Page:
Category Archives: Features

Credit: Daniel Romero

Wild bees: Lone rangers

In a green field outside Madrid, at the foot of the snow-covered Guadarrama mountain range, lies a sun-faded snail shell. Its opening sealed with a cap of dried mud, the shell contains the larva of a wild, solitary bee, together with its first meal of bee bread — a mixture of pollen and nectar. Entomology graduate student Daniel Romero picks up the shell and, concluding that it contains the nest of a mason bee, stores it in a clear plastic tube, labels the red cap with a marker, and closes it.

Back at the Complutense University of Madrid, Romero sets ten tubes of the nesting bees he collected on his professor’s desk. They are just a fraction of the hundreds of samples that he and his colleagues will gather during a four-year Spanish government-funded study of how artificial chemicals are affecting the biodiversity of wild pollinators and their immune and reproductive systems. In the warmth of the office, some of the young adults twitch and scratch at their now-crumbly mud doors. Researchers watch the young adult bees slowly emerge into their new world. When the air cools and the humans leave the room, the bees return to their pollen pillows. Unlike honeybees, solitary bees buzz to their own drum.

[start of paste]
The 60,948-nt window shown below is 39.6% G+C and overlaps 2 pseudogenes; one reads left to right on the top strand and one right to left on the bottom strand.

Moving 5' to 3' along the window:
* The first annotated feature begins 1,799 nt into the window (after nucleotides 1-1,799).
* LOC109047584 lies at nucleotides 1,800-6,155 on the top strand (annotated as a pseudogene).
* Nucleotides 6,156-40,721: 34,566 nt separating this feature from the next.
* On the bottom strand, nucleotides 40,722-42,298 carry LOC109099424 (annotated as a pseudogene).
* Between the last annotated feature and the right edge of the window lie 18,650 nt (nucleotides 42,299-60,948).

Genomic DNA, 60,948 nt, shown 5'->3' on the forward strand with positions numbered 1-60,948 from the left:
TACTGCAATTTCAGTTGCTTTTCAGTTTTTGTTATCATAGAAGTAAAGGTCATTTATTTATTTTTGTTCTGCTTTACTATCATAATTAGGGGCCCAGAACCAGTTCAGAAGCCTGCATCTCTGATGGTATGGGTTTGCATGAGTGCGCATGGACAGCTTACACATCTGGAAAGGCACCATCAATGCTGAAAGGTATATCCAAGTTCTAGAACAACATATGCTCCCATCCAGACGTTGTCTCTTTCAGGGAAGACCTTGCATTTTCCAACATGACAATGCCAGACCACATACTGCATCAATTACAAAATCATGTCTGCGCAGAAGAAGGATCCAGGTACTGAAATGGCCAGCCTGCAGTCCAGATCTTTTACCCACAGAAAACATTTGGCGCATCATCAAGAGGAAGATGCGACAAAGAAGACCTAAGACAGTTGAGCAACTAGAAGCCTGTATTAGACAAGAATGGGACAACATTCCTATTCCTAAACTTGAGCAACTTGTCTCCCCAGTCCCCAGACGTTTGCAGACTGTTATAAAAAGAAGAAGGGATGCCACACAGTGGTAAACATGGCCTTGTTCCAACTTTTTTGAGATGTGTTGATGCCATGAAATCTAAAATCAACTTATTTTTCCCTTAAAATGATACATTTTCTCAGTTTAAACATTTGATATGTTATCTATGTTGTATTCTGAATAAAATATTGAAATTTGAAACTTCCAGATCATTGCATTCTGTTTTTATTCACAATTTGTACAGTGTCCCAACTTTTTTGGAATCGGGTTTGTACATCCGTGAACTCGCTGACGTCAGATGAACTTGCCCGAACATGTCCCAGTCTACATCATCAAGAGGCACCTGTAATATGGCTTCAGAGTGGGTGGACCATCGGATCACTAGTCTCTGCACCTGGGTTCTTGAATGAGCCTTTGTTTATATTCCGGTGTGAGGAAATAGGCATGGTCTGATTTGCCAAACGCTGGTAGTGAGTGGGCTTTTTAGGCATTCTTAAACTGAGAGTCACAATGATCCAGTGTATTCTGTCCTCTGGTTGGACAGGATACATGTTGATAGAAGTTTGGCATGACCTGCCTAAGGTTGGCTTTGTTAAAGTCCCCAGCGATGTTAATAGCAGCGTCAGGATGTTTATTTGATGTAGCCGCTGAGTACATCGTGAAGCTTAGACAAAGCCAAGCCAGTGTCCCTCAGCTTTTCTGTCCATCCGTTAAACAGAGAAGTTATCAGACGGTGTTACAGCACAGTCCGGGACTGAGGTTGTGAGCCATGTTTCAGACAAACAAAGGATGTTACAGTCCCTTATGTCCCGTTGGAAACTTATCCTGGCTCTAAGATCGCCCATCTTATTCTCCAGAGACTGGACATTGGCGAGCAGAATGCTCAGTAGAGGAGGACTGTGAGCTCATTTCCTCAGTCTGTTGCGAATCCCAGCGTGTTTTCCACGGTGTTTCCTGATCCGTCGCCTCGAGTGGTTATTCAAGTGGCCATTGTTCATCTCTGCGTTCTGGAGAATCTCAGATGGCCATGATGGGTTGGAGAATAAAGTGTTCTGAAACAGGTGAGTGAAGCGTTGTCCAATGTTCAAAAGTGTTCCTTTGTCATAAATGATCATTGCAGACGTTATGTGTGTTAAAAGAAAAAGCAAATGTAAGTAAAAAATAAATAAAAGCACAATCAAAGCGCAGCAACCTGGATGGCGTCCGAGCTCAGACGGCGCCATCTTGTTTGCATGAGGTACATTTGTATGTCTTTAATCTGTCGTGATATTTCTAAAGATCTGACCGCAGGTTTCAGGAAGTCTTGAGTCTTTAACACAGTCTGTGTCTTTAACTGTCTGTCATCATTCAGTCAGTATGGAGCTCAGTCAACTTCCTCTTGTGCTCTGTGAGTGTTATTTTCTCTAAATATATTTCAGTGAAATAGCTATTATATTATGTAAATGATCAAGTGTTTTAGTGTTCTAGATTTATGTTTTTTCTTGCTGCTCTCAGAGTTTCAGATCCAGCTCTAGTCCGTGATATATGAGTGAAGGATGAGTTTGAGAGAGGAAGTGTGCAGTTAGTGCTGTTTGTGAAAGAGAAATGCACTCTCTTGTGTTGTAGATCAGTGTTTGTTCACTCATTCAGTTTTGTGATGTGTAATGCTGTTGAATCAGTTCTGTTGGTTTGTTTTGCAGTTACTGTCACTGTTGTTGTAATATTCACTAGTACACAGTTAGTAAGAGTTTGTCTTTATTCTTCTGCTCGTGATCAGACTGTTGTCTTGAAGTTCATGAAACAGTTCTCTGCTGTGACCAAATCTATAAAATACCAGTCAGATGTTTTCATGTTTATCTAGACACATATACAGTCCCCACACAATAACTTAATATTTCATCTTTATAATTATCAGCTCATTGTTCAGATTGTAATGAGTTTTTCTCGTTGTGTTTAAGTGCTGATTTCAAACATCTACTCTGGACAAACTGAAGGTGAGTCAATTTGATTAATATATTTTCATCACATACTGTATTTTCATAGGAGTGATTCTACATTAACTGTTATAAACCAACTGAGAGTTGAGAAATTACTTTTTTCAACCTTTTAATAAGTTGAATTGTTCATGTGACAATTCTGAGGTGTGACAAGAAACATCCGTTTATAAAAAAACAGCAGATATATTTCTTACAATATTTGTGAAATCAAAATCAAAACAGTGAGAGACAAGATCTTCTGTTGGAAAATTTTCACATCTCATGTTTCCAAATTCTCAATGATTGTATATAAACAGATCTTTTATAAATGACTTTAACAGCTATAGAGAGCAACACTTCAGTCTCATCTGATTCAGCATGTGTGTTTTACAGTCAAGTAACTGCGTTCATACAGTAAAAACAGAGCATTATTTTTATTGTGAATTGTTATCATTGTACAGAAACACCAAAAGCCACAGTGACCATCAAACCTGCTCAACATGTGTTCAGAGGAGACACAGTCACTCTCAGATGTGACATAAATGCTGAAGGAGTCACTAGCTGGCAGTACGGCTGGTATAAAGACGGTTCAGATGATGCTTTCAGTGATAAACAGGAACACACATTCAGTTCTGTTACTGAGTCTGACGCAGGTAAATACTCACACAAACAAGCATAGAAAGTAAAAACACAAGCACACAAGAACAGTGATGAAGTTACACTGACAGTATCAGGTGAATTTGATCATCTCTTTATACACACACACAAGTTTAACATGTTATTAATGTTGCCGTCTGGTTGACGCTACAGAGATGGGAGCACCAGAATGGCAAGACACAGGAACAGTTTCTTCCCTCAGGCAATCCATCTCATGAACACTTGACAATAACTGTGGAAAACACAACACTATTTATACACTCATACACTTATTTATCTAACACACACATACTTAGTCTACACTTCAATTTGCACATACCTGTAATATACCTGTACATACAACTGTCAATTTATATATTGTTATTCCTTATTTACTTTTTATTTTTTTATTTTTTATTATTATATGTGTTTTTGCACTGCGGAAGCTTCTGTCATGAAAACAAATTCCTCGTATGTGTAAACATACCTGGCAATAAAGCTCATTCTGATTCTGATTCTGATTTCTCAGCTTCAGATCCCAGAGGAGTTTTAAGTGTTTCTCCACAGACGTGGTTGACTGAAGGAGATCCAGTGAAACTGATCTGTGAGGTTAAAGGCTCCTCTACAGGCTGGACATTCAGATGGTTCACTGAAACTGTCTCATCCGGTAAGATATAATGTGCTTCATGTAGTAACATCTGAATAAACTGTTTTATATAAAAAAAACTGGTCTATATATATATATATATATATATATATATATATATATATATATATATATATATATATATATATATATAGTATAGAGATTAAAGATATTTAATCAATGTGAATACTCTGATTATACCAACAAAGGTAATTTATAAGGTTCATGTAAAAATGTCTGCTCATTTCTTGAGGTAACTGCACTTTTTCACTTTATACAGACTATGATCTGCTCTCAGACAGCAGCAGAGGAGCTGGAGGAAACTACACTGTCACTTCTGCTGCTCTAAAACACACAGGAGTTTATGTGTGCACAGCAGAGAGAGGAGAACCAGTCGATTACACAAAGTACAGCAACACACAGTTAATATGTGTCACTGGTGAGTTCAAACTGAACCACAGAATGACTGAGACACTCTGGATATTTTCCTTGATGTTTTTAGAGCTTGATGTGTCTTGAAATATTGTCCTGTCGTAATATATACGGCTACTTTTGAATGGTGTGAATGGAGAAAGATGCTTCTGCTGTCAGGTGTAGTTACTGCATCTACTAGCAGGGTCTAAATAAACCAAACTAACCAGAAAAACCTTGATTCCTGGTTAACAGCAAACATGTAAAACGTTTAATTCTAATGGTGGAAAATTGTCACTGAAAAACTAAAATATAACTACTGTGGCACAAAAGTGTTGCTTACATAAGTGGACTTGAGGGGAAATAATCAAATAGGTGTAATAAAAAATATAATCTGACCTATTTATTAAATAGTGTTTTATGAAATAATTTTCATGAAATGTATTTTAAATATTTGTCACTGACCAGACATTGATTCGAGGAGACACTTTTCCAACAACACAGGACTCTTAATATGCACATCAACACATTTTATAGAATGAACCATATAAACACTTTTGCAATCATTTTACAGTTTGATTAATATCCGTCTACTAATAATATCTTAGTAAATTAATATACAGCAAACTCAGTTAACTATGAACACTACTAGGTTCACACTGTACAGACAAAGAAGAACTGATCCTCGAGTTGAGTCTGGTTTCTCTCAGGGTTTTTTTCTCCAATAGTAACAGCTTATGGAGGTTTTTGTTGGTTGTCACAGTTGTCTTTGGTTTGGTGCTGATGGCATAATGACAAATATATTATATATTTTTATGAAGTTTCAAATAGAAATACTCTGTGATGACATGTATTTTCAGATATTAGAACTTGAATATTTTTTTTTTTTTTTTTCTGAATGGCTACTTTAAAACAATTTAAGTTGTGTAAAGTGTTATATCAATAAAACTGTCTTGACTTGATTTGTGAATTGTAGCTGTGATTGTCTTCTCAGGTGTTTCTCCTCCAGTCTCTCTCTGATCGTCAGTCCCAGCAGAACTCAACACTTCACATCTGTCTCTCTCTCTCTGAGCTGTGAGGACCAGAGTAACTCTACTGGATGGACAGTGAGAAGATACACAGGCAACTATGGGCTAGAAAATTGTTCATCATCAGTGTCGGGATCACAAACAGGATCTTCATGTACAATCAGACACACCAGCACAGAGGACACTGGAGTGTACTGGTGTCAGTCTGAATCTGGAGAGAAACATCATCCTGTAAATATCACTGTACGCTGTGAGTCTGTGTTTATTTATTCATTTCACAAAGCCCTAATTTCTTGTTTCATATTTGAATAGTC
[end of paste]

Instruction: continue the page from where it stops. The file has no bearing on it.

See an album of photos I took while reporting this story.

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How Nicaraguan Villagers Built Their Own Electric Grid

On a dirt road high in Nicaragua’s northern mountains, a small knot of men and two precocious young boys uncoil electrical cable from the back of a pickup truck. Other workers swing machetes at overhanging tree branches. Along the cleared shoulder of the road, another crew tightens a cable on a freshly planted utility pole. Continue reading

Remote Mexican Villages Build Their Own Cell Networks

The sound of a mobile phone is routine in much of the world. But it’s a recent arrival here in Talea de Castro, a mountain town in the southern state of Oaxaca, Mexico.

This radio report first aired on NPR’s Here and Now in partnership with IEEE Spectrum: [html] [mp3]. See also a related news story for The Economist’s Tech Quarterly: [html].

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Recyclers in Ixtlán de Juárez, Mexico, learn how to separate plastic bottles for recycling into much more valuable 3D printer filament.

3D printing takes off in Oaxaca

A busy street climbs a hill on the edge of Oaxaca de Juárez, the capital of the state of Oaxaca in southern Mexico. Up one flight of stairs in a fresh-painted white residential  building you’ll find the FabLab community fabrication center and Oaxaca’s first locally-produced 3D printer and plastic extruder.

This radio report first aired on Deutsche Welle in English: [html] [mp3]. The photos here are mine and first published here.

See also my magazine feature on this project for PBS NOVA Next: “Building a New Economy on Soda Bottles and a 3D Printer.”